Elizabeth: Graduating From High School!

Posted by Deborah Grauzam on

I know that most of you know our story.

I know that most of you know that our beautiful Elizabeth has two disorders.

And I know you know that our journey has been quite winding and amazing.

But how about an update about Elizabeth?

Right now Elizabeth is 19 years old and is graduating from high school in June!

Yes, graduating from high school.

And I am having quite a few feelings about this ending of one phase and the beginning of the next. It is so hard for me to think that the very place we have known for so many years, that being our school system, will soon no longer be part of her life.

She will be in the “real world.” If you look at the wonderful young lady right now, it is very hard to think that she was non-verbal for the first five years of her life. The same goes for the fact that she loves life and is one of the happiest people I know. Her early years were the complete opposite.

So many good gains made and so many hurdles conquered.

But the truth is, she is still affected by her disorders. But it is in a much more subtle manner. It is like it kind of builds up, and builds up and then she has her overload moments. But the disorders are there and as we transition from high school to the next leg of her journey, those disorders can and will show themselves. I think that will be the biggest player in the next few months, especially as we talk and plan more for the Fall.

She loves her exercise, especially walks. She loves to cook and she helps out at a local catering business two or three times a week. She loves working with children and volunteers at one of the preschools that is housed in our elementary school. And on the other end of the age spectrum, she volunteers and bakes for the elderly at an assisted living facility. This is once a month.

I am so proud of all she is doing, so thankful for those she works with, who love her and understand how she works.

It has been hard to advocate for her throughout the years because there have been so many people who have shared their talents with her, which has been a blessing but also a challenge. I think back to the days when we sat down across the table from this year’s teacher to talk about SPD and Dyspraxia. Then working with them all throughout the year. Something that we have taught and continue to work on is “self- advocacy.” This is a tough thing for any child to do and especially so for someone with the disorders that Elizabeth has. So this is something that one needs in life and challenging as it may be it is a necessity. She is getting better and better at this self-advocacy.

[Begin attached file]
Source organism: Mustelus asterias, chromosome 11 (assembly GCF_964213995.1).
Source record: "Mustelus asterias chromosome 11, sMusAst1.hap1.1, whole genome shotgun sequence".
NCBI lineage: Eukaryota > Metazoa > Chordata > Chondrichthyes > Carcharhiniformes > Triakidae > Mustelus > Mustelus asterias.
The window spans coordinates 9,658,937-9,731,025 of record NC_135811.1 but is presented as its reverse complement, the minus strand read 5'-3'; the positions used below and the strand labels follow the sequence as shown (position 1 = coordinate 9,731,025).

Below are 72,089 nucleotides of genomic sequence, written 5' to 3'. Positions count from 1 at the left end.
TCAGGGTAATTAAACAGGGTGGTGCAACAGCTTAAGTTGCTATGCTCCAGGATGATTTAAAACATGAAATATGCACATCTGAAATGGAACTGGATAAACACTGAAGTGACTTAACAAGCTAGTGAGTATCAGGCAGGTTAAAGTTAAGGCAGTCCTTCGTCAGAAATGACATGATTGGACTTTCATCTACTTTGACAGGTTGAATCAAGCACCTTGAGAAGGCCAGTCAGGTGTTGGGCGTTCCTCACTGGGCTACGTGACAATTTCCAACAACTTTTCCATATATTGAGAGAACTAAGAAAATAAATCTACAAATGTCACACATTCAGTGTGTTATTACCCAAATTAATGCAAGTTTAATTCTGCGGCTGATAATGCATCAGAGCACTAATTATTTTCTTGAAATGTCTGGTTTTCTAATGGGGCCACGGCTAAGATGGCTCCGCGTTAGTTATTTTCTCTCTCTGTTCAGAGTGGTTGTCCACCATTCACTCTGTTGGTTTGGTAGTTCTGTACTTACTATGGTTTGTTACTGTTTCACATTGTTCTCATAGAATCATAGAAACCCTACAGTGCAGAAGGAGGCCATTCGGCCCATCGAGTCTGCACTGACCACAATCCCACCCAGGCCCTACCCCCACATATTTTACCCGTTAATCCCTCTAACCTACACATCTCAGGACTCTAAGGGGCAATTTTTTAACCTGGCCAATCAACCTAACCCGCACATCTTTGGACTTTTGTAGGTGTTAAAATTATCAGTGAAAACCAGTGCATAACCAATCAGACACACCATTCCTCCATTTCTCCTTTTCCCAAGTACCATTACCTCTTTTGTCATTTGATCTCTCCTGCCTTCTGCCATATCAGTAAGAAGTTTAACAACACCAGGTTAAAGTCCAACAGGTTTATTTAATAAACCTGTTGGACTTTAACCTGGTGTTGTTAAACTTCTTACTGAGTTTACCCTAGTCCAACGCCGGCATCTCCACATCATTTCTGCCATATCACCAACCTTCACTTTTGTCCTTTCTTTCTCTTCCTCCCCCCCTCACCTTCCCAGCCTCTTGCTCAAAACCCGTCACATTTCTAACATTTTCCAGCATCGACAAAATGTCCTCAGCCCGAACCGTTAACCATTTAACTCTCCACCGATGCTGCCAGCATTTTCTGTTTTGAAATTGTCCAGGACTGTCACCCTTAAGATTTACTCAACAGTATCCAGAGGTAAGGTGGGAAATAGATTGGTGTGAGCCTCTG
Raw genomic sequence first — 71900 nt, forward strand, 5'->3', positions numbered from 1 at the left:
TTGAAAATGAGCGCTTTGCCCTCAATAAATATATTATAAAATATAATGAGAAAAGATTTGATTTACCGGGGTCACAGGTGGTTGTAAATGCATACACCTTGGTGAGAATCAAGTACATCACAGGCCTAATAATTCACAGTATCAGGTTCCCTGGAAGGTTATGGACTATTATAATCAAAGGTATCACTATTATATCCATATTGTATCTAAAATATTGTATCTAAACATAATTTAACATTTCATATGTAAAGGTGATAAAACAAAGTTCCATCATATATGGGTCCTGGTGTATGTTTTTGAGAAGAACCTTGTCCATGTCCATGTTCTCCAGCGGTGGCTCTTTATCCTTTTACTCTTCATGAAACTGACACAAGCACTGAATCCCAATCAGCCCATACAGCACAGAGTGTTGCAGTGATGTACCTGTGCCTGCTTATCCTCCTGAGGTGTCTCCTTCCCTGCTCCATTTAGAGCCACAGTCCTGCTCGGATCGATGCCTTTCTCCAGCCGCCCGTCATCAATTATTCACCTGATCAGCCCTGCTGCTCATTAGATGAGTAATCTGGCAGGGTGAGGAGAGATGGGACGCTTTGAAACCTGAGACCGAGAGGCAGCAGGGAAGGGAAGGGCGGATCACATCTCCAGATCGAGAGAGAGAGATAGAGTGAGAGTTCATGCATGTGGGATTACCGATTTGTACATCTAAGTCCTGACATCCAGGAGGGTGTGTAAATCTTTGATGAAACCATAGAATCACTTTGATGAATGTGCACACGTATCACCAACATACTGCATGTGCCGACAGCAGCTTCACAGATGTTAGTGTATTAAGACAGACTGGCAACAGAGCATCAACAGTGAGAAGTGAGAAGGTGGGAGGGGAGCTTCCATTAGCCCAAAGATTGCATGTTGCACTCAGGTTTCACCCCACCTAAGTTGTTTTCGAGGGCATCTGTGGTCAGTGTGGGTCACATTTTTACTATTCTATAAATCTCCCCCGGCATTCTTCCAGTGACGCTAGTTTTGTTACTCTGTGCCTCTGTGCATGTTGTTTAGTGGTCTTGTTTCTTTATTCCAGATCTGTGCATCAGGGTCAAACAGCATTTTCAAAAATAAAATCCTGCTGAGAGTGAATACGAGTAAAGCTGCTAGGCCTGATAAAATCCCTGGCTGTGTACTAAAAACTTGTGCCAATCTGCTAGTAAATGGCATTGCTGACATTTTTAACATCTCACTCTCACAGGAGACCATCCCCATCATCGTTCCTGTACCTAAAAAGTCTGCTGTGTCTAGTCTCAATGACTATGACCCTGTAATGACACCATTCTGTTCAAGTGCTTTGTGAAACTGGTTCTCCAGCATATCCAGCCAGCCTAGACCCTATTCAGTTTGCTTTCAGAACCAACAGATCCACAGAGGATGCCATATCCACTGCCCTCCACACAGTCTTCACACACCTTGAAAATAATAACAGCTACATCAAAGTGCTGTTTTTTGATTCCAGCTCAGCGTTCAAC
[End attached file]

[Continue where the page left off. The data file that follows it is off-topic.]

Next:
Elizabeth has her supports in place wherever she goes and she knows who her “go to” person is in any situation. You know, that person she can directly go to if there is a problem or situation that she needs help with. We learned throughout the years just how hard it is for a person so affected by Dyspraxia to initiate the steps needed in some situations. Especially ones that require a quick plan or action. So teaching Elizabeth this vital concept and having her use it has been a big success for her.

So now she graduates …

So now she moves on …

One thing is for certain, we will continue to talk to her about any and all things, any and all emotions.

We just want to keep fostering her interests, teaching her each day and letting her know we believe in her as she takes this next big step.

If anyone has anything else they want me to update them on about Elizabeth, please let me know.

Also, to read more of my blog about Elizabeth’s future, please go to www.michelegianetti.com

I wish you all a peaceful month.

-Michele Gianetti 

Michele writes for TalkTools Blog every month about her experience caring for Elizabeth, her daughter with Sensory Processing Disorder and Dyspraxia. Follow her story since the beginning here.

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Planning For Summer A Full Season Ahead

Posted by Deborah Grauzam on

I have a friend who is quite spontaneous. From the last minute requests to meet for coffee to quick trips with her children, it is all done at the last minute and for her and her world, it works.

But for me and my world? Not so much!

I think something few people realize is that being a parent to a child with special needs changes so many things, but one big one is the loss of the spontaneity in exchange for a great amount of planning. So much planning goes into a what is a typical, effortless change of seasonal activities for others. From Summer to Fall and Spring to Summer, it all takes a great amount of work.